Nitish Bhat1*, Kalpna Thakur2, Nandini Bhardwaj3, Hemwati Nandan4, Ankit Rawat5 and Anjali Lathwal6
1 Department of Oral Pathology, Indira Gandhi Government Dental College Jammu, J&K, India, Email: [email protected]
2 Department of Oral Pathology and Microbiology, HP Government Dental College and Hospital, Shimla, India
3 Department of Oral Pathology, Microbiology and Forensic Odontology, HIDS, Poanta Sahib, India
4 Department of Dentistry, All India Institute of Medical Sciences, Rishikesh, Uttarakhand, India
5 Prosthodontics and Implantology, Pauri, Uttarakhand, India
6 Department of Prosthodontics, Crown and Bridge, Sudha Rustagi College of Dental Sciences and Research, Faridabad, India
*Correspondence: Nitish Bhat, Department of Oral Pathology, Indira Gandhi Government Dental College Jammu, India, Tel: +6005947413, Email: [email protected]

Citation: Bhat N, et al. Cleft Lip and Palate: A Review. Ann Med Health Sci Res. 2020;10:927-930.

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Clefts of the lip and palate are the congenital anomalies which may range from a small furrow in the lip to a complete separation of the two maxillary processes. They possess a significant social and financial burden to the individuals and their families. Numerous theories about the etiopathogenesis have been put forward from the past and numerous authors have classified them in different forms for easy understanding. Here in this review we have tried to compile the information from the past literature to present a brief update on various aspects of this entity.


Cleft lip; Cleft palate; Orofacial clefts


Considered as one of the most common birth defects, clefts of the lip and palate are commonly encountered congenital anomalies that often result in severe functional deficits of speech, mastication and deglutition. [1] They are known to cause significant medical, psychological, social, and financial implications on the affected individuals and families [2] Clefts may be variable in character ranging from furrows in the skin and mucosa to extensive cleavages involving muscle/bone and represent a developmental defect, usually of the upper lip, characterized by a wedge shaped defect resulting from the failure of two parts of the lip to fuse into a single structure. [3]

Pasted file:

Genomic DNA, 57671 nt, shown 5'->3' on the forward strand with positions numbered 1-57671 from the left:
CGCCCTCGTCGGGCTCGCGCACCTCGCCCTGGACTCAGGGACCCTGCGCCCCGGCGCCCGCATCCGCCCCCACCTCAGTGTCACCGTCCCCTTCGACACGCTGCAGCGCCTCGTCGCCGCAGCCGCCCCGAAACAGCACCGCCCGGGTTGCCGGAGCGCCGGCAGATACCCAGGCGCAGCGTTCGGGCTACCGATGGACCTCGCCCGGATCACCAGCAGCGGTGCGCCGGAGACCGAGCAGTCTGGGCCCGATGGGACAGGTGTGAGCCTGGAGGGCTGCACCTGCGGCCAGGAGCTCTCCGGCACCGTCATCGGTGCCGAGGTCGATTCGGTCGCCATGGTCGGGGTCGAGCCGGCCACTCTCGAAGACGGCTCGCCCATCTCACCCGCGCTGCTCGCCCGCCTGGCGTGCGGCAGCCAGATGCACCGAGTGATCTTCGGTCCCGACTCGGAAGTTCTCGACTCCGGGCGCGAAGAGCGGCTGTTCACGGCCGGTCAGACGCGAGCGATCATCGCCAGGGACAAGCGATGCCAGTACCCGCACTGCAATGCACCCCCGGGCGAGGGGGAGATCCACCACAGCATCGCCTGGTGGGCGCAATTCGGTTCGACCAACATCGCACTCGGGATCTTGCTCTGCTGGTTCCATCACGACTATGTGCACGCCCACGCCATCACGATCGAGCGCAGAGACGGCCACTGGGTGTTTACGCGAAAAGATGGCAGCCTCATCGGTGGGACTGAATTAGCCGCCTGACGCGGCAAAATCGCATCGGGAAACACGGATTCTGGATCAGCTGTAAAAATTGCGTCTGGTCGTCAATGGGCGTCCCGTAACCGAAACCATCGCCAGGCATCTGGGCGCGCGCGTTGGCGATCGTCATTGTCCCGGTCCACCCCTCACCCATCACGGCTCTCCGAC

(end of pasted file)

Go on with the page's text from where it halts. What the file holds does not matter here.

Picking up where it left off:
Cleft palate represents the non-fusion of the palatal shelves and a combination of cleft lip and palate is the most commonly seen clefting deformity. [1] Cleft lip, with or without cleft palate, occurs more frequently than cleft palate alone and is the most common of the significant orofacial anomalies. [4] The frequency of occurrence of cleft lip, with or without cleft palate, has been computed on a global scale and is estimated to be 1 in every 800 new-born babies. [5] Here we present a review on various aspects including the etiopathogenesis, incidence, clinical manifestations, classifications and management of cleft lip and palate.

Literature Review

Etiopathogenesis of cleft lip & palate

Failure of fusion of maxillary & nasal process seems to be the main reason which contributes to clefting. This leads to unilateral or bilateral cleft of the palate & results in clefting of secondary palate because of non-fusion of two palatal shelves. A variety of factors involving genetic, anatomical, teratogens & certain other factors contributes to the complex etiology for clefting.

Anatomical factors

It is postulated in the Tongue Obstruction Hypothesis that during mandibular development anatomical obstruction occurs. [6] There is interposition of the tongue in the space created between the ascending shelves when there is compression of the chin against the sternum. These results in U shaped palatal deficiency & have tissue deformation with a normal growth potential. Ectomesenchyml differences & cellular phenomenon affects this palatal deficiency. [7]

Genetic factors

In cases of cleft lip or cleft palate, a defect in the developing foetus results from many gene locus contributing to its risk which includes SKI/MTHFR 1p36, RARA 17q21, BCL3 19q13, PVRL1 11q23, TGFB3 14q24, TGFB2 1q41, TGFA 2p13, SX1 4p16, 4q31, 6p23 & GABRB3 15q11. [8] These genes interact with each other & with the environment which is explained by “Multifactorial Threshold Hypothesis”. This multifactorial inheritance theory determines the degree of abnormality threshold. The risk of occurrence & transmission of isolated cleft lip and palate among family members of infected individual is explained by multifactorial or polygenic inheritance. Occurrence of cleft lip at sixth to seventh week in utero results due to non-penetration of mesodermal cells in the epithelial groove between medial and lateral process which itself fails to form. Maldevelopment of lips and palate results from disrupted normal facial growth patterns including facial processes deficiencies. [1]